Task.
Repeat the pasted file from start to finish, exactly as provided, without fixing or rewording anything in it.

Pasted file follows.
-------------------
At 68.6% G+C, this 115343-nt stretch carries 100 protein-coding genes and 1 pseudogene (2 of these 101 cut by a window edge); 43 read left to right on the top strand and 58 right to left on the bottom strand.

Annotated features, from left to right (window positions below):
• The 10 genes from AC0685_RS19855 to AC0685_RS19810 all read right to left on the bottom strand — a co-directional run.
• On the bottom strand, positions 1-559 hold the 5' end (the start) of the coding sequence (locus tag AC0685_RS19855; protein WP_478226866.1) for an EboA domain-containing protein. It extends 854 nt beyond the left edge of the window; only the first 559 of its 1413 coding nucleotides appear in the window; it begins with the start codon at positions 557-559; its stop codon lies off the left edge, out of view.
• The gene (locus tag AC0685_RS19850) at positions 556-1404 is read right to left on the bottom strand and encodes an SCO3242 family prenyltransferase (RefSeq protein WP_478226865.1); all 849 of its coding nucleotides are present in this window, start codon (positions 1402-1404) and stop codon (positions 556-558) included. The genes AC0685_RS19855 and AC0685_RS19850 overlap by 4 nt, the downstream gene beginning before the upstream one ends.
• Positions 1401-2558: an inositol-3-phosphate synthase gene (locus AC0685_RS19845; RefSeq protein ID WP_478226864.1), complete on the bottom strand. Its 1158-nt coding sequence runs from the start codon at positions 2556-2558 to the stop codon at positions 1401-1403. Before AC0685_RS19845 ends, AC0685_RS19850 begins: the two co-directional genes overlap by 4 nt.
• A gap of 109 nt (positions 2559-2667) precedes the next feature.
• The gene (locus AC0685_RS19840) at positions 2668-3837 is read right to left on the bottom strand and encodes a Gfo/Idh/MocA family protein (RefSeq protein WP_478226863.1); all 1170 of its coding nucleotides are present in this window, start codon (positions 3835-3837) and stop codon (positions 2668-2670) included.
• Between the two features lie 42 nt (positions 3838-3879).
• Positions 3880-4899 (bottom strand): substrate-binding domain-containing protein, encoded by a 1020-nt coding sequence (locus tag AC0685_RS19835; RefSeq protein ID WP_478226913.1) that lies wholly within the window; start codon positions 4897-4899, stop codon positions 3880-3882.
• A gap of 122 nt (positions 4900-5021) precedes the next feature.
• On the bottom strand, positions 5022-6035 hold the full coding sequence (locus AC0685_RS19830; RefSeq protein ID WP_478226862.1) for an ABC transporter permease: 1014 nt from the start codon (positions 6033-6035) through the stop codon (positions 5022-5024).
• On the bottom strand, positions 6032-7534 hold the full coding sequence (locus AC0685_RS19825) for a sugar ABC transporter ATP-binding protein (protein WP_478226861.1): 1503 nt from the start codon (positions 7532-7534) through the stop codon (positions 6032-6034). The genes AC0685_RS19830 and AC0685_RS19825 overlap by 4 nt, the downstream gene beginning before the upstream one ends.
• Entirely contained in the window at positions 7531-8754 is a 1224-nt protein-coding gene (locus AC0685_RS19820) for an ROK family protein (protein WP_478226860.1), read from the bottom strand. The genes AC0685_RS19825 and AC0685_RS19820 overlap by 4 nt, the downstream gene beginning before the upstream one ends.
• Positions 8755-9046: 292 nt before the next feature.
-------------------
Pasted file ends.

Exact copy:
At 68.6% G+C, this 115343-nt stretch carries 100 protein-coding genes and 1 pseudogene (2 of these 101 cut by a window edge); 43 read left to right on the top strand and 58 right to left on the bottom strand.

Annotated features, from left to right (window positions below):
• The 10 genes from AC0685_RS19855 to AC0685_RS19810 all read right to left on the bottom strand — a co-directional run.
• On the bottom strand, positions 1-559 hold the 5' end (the start) of the coding sequence (locus tag AC0685_RS19855; protein WP_478226866.1) for an EboA domain-containing protein. It extends 854 nt beyond the left edge of the window; only the first 559 of its 1413 coding nucleotides appear in the window; it begins with the start codon at positions 557-559; its stop codon lies off the left edge, out of view.
• The gene (locus tag AC0685_RS19850) at positions 556-1404 is read right to left on the bottom strand and encodes an SCO3242 family prenyltransferase (RefSeq protein WP_478226865.1); all 849 of its coding nucleotides are present in this window, start codon (positions 1402-1404) and stop codon (positions 556-558) included. The genes AC0685_RS19855 and AC0685_RS19850 overlap by 4 nt, the downstream gene beginning before the upstream one ends.
• Positions 1401-2558: an inositol-3-phosphate synthase gene (locus AC0685_RS19845; RefSeq protein ID WP_478226864.1), complete on the bottom strand. Its 1158-nt coding sequence runs from the start codon at positions 2556-2558 to the stop codon at positions 1401-1403. Before AC0685_RS19845 ends, AC0685_RS19850 begins: the two co-directional genes overlap by 4 nt.
• A gap of 109 nt (positions 2559-2667) precedes the next feature.
• The gene (locus AC0685_RS19840) at positions 2668-3837 is read right to left on the bottom strand and encodes a Gfo/Idh/MocA family protein (RefSeq protein WP_478226863.1); all 1170 of its coding nucleotides are present in this window, start codon (positions 3835-3837) and stop codon (positions 2668-2670) included.
• Between the two features lie 42 nt (positions 3838-3879).
• Positions 3880-4899 (bottom strand): substrate-binding domain-containing protein, encoded by a 1020-nt coding sequence (locus tag AC0685_RS19835; RefSeq protein ID WP_478226913.1) that lies wholly within the window; start codon positions 4897-4899, stop codon positions 3880-3882.
• A gap of 122 nt (positions 4900-5021) precedes the next feature.
• On the bottom strand, positions 5022-6035 hold the full coding sequence (locus AC0685_RS19830; RefSeq protein ID WP_478226862.1) for an ABC transporter permease: 1014 nt from the start codon (positions 6033-6035) through the stop codon (positions 5022-5024).
• On the bottom strand, positions 6032-7534 hold the full coding sequence (locus AC0685_RS19825) for a sugar ABC transporter ATP-binding protein (protein WP_478226861.1): 1503 nt from the start codon (positions 7532-7534) through the stop codon (positions 6032-6034). The genes AC0685_RS19830 and AC0685_RS19825 overlap by 4 nt, the downstream gene beginning before the upstream one ends.
• Entirely contained in the window at positions 7531-8754 is a 1224-nt protein-coding gene (locus AC0685_RS19820) for an ROK family protein (protein WP_478226860.1), read from the bottom strand. The genes AC0685_RS19825 and AC0685_RS19820 overlap by 4 nt, the downstream gene beginning before the upstream one ends.
• Positions 8755-9046: 292 nt before the next feature.